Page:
Last weekend, Storm Desmond swept across the UK, bringing very heavy rainfall and gale-force winds to much of northern England, southern Scotland and Ireland. The resulting floods left many homes inundated and at least 60,000 without power.
The past week has seen a national debate in the media about whether climate change contributed to the weekend’s extreme weather. Now a preliminary analysis suggests that the exceptional rainfall totals were 40% more likely because of rising global temperatures.
Carbon Brief takes a closer look at what’s been in the UK’s newspapers this week.
In the immediate aftermath of the storm, the media covered the impacts widely. Cumbria was worst-affected by flooding, said the Guardian. The county declared “a major incident” – meaning special arrangements had to be made by the emergency services to cope with the event. The army was drafted in to help rescue stranded locals, noted the Times.
Elsewhere, as the Met Office weather warnings came thick and fast, 300 homes in the Scottish town of Hawick were evacuated, roads and railways were closed between England and Scotland via Preston, and army trucks replaced ambulances in Lancaster to take patients to A&E.
The deluge brought by Storm Desmond set a new UK record for rainfall in a 24-hour period, reported the Telegraph, with 341.4mm falling in Cumbria, topping the previous record of 316.4mm set on 19 November 2009.
Meanwhile, NASA produced a visualisation of the heavy rainfall event hitting the UK.
Consistent with climate change
With the COP21 climate summit underway just a few hundred miles away in Paris, the debate in the UK soon turned to whether the record-breaking rainfall was fueled by human-caused climate change.
On Sunday, the Guardian quoted Guy Shrubsole from Friends of the Earth:
As climate negotiators fiddle in Paris, Britain floods. Climate change is increasing the frequency of extreme rainfall and floods in the UK and around the world.
Then, on Monday, environment secretary Liz Truss and Labour leader Jeremy Corbyn both linked the extreme weather to climate change, reported Business Green. Truss told MPs in the Commons that extreme weather patterns were “consistent with the trends we’re seeing in terms of climate change”, while Corbyn said they were “in line with scientists’ projections”.
Truss’ comments made the front page of the Times the following morning.
Meanwhile, speaking to Radio 4, Met Office chief scientist Prof Dame Julia Slingo said the evidence pointed towards a link, but it was too early to be sure – as reported by the Metro:
There can’t yet be a definitive answer, but we know that all the evidence from fundamental physics and what we understand about our weather patterns, that there is potentially a role.
And in a speech to the Accounting for Sustainability Summit yesterday, Prince Charles described climate change as a “root cause” of the flooding.
The response in the opinion columns has been swift, with prominent articles from climate sceptics, such as Christopher Booker in the Daily Mail, James Delingpole in the Express, and Andrew Montford in the Spectator.
Booker argues that “legendary downpours of 1897 and 1898” in Cumbria “were comparable to anything experienced in 2015,” while Delingpole says that the claims from Slingo, Truss and Corbyn were “either dishonest, disingenuous or flat-out untrue”.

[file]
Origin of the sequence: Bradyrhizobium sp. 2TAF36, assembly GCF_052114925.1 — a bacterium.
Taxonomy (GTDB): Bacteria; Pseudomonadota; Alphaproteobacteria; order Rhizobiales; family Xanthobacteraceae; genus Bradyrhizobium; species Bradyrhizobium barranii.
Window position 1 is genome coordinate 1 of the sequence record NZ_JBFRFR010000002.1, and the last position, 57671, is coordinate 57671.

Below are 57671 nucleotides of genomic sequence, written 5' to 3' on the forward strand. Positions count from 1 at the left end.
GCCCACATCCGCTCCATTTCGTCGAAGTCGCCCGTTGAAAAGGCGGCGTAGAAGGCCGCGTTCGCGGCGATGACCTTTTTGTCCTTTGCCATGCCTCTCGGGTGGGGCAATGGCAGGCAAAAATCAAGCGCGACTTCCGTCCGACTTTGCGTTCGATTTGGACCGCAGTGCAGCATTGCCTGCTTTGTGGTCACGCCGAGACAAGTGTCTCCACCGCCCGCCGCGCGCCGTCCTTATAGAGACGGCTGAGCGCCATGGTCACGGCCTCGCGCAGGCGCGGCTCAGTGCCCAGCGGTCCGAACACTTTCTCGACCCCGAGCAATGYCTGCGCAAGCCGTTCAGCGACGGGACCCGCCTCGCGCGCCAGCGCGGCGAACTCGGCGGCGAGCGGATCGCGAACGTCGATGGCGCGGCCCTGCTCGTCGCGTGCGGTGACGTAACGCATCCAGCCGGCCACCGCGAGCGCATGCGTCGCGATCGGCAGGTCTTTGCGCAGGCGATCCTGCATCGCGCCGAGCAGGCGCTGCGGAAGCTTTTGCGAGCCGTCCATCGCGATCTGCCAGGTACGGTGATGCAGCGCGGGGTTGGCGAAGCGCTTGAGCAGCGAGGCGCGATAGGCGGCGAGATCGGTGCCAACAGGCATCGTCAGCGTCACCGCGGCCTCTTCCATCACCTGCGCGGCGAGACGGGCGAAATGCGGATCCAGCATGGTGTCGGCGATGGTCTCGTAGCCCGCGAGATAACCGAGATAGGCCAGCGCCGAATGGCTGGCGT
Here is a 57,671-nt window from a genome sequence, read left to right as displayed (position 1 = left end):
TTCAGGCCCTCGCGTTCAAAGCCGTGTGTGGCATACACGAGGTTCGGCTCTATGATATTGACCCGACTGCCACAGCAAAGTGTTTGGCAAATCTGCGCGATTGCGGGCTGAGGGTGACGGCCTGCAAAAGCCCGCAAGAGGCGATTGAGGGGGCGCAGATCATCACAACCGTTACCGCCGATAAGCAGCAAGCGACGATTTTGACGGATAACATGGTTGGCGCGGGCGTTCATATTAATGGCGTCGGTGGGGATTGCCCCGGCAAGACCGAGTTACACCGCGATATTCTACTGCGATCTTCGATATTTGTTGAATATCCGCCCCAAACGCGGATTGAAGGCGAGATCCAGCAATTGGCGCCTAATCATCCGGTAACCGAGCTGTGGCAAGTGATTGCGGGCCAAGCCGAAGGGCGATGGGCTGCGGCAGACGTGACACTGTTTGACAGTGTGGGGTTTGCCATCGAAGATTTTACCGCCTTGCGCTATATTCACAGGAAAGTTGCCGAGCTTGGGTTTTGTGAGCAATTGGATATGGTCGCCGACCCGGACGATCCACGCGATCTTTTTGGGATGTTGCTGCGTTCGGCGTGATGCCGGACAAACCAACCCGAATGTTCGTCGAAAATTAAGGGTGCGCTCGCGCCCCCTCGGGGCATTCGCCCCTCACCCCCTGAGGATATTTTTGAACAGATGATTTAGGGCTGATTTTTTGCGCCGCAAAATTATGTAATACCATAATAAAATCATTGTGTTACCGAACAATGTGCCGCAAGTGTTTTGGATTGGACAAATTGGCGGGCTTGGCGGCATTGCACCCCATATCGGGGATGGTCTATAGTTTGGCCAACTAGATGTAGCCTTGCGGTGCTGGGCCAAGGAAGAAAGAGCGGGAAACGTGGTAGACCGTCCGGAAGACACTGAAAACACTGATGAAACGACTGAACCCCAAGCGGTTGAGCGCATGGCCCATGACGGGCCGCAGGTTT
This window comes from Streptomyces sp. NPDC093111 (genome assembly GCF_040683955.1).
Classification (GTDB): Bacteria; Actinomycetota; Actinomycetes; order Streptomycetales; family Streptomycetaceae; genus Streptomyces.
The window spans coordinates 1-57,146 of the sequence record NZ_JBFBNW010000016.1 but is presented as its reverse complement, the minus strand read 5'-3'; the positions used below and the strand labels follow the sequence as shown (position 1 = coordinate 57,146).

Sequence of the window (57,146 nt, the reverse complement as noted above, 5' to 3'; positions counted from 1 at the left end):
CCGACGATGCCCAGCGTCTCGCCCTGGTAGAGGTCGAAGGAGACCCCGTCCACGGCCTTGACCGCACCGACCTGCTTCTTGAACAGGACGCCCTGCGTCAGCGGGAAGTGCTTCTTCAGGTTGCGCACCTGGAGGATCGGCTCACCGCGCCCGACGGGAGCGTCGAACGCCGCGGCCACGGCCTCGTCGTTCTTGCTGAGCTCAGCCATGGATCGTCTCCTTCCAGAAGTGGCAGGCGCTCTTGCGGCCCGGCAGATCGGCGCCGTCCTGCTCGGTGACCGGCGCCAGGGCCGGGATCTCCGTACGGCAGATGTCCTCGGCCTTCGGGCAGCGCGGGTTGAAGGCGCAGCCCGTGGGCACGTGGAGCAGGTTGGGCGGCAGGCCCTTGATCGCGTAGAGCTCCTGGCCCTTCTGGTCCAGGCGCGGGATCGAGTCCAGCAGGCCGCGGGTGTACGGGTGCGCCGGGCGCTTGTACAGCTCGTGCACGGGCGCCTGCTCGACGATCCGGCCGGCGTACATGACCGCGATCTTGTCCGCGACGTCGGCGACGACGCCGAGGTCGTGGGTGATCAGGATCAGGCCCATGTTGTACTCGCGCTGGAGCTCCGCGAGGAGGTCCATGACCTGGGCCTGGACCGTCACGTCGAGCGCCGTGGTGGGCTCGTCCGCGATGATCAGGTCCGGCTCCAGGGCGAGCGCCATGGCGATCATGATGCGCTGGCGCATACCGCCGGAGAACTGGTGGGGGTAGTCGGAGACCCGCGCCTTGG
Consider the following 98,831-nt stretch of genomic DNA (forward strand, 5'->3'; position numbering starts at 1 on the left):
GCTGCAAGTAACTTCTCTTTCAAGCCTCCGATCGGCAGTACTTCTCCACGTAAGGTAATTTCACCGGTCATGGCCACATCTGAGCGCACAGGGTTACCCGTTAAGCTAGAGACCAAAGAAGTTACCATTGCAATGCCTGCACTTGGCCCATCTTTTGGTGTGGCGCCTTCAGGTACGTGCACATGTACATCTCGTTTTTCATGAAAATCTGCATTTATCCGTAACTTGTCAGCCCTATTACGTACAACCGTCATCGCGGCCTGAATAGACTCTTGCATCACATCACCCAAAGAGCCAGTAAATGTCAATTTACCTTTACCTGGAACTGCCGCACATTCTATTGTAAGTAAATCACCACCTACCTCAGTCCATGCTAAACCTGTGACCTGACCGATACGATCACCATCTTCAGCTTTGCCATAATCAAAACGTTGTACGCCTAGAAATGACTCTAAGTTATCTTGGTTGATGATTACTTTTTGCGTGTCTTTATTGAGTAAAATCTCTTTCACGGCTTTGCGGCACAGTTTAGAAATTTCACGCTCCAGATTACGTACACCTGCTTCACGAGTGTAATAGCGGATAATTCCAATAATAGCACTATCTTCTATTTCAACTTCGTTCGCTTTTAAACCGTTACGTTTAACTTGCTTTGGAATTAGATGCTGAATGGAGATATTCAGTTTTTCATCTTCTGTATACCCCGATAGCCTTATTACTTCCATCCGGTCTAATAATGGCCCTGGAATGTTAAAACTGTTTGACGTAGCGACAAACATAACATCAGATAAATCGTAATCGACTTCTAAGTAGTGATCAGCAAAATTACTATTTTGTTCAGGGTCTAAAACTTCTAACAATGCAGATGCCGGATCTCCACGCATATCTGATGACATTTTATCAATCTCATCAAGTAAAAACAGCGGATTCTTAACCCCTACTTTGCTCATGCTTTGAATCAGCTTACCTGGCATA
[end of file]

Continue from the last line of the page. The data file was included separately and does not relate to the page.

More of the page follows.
“No one-off weather event can ever be attributed to climate change,” writes Delingpole.
Yet while it wouldn’t be true to put all the blame of an extreme event at the door of climate change, scientists are able to spot the fingerprints of human activity on our weather. And preliminary results from a rapid, near-time attribution study suggest that climate change increased the chances of the weekend’s exceptional rainfall by 40%.
Using three different methods, scientists identified a “small but robust” increase in the likelihood of the exceptionally heavy rainfall event. The increase is within a range of 5% to 80%, with a central estimate of 40%, notes the story in the Mirror.
The three approaches were the same the researchers used to assess the recent Brazil drought, where they found that climate change had not made the dry spell more likely.
10 years ago we could could never make a link to climate change with a specific weather event. Now we can do it in real time. A positive attribution for an extreme rainfall event like Desmond is still rare.
Storm Desmond is the second extreme weather event the team has analysed in this rapid fashion, reports Financial Times. Earlier this year, the researchers found that the summer’s heatwaves across Europe were as much as four times as frequent because of climate change, the FT adds.
Speaking to the Mirror, another of the researchers, Dr Maarten van Aalst, director of the Red Cross Climate Centre, highlighted how quickly the science was moving on attributing extreme events to climate change:
Ten years ago if you asked ‘has climate change increased the risk of this disaster?’, scientists would always say no single event can be attributed to climate change. That has changed.
It’s worth noting that these results are still preliminary, although the researchers have submitted a paper to an academic journal for peer-review.
This isn’t the first time that extreme UK rainfall has been linked to our changing climate. Last year, Otto and her colleagues at Oxford used one of the three methods to show that the probability of an extremely wet winter like the UK’s in 2013-14 was 25% higher than it was before humans started influencing the climate. And a more recent study suggests that the amount of rain the succession of storms dumped on the UK during that winter was seven times more likely because of climate change.
Main image: Rescue workers evacuate local residents by boat from a flooded residential street in Carlisle, Britain December 6, 2015. Credit: © PHIL NOBLE/Reuters/Corbis.
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